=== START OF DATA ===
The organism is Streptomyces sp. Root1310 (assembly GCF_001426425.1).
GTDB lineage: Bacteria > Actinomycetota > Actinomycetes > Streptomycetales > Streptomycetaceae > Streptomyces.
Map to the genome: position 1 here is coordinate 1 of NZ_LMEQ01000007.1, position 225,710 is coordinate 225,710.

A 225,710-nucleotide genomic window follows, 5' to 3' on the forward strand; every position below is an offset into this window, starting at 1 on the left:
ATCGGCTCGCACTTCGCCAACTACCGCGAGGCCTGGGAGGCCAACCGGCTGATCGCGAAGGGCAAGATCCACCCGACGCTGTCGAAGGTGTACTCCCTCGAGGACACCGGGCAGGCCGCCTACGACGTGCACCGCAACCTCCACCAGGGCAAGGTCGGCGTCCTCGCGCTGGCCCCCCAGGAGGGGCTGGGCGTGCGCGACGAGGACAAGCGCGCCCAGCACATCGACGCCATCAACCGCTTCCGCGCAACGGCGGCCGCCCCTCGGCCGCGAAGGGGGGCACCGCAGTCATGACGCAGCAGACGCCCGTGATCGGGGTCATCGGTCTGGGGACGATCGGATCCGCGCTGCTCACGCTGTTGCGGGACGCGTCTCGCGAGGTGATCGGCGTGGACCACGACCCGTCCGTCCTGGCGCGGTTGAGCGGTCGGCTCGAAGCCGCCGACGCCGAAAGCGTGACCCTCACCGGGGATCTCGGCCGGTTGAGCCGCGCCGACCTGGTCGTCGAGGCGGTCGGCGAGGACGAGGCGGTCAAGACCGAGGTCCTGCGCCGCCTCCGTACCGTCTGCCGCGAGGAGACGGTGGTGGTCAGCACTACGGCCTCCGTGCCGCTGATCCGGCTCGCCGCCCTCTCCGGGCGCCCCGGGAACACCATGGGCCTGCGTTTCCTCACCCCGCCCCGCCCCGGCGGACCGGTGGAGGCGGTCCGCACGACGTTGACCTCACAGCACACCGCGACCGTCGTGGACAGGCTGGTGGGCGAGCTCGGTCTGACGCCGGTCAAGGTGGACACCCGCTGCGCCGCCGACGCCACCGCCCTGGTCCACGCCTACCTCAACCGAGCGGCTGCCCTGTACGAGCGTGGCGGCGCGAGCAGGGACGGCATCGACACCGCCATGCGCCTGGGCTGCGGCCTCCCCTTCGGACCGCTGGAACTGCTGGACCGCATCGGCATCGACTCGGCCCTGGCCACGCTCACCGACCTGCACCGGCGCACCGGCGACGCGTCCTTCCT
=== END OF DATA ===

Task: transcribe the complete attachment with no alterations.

The organism is Streptomyces sp. Root1310 (assembly GCF_001426425.1).
GTDB lineage: Bacteria > Actinomycetota > Actinomycetes > Streptomycetales > Streptomycetaceae > Streptomyces.
Map to the genome: position 1 here is coordinate 1 of NZ_LMEQ01000007.1, position 225,710 is coordinate 225,710.

A 225,710-nucleotide genomic window follows, 5' to 3' on the forward strand; every position below is an offset into this window, starting at 1 on the left:
ATCGGCTCGCACTTCGCCAACTACCGCGAGGCCTGGGAGGCCAACCGGCTGATCGCGAAGGGCAAGATCCACCCGACGCTGTCGAAGGTGTACTCCCTCGAGGACACCGGGCAGGCCGCCTACGACGTGCACCGCAACCTCCACCAGGGCAAGGTCGGCGTCCTCGCGCTGGCCCCCCAGGAGGGGCTGGGCGTGCGCGACGAGGACAAGCGCGCCCAGCACATCGACGCCATCAACCGCTTCCGCGCAACGGCGGCCGCCCCTCGGCCGCGAAGGGGGGCACCGCAGTCATGACGCAGCAGACGCCCGTGATCGGGGTCATCGGTCTGGGGACGATCGGATCCGCGCTGCTCACGCTGTTGCGGGACGCGTCTCGCGAGGTGATCGGCGTGGACCACGACCCGTCCGTCCTGGCGCGGTTGAGCGGTCGGCTCGAAGCCGCCGACGCCGAAAGCGTGACCCTCACCGGGGATCTCGGCCGGTTGAGCCGCGCCGACCTGGTCGTCGAGGCGGTCGGCGAGGACGAGGCGGTCAAGACCGAGGTCCTGCGCCGCCTCCGTACCGTCTGCCGCGAGGAGACGGTGGTGGTCAGCACTACGGCCTCCGTGCCGCTGATCCGGCTCGCCGCCCTCTCCGGGCGCCCCGGGAACACCATGGGCCTGCGTTTCCTCACCCCGCCCCGCCCCGGCGGACCGGTGGAGGCGGTCCGCACGACGTTGACCTCACAGCACACCGCGACCGTCGTGGACAGGCTGGTGGGCGAGCTCGGTCTGACGCCGGTCAAGGTGGACACCCGCTGCGCCGCCGACGCCACCGCCCTGGTCCACGCCTACCTCAACCGAGCGGCTGCCCTGTACGAGCGTGGCGGCGCGAGCAGGGACGGCATCGACACCGCCATGCGCCTGGGCTGCGGCCTCCCCTTCGGACCGCTGGAACTGCTGGACCGCATCGGCATCGACTCGGCCCTGGCCACGCTCACCGACCTGCACCGGCGCACCGGCGACGCGTCCTTCCT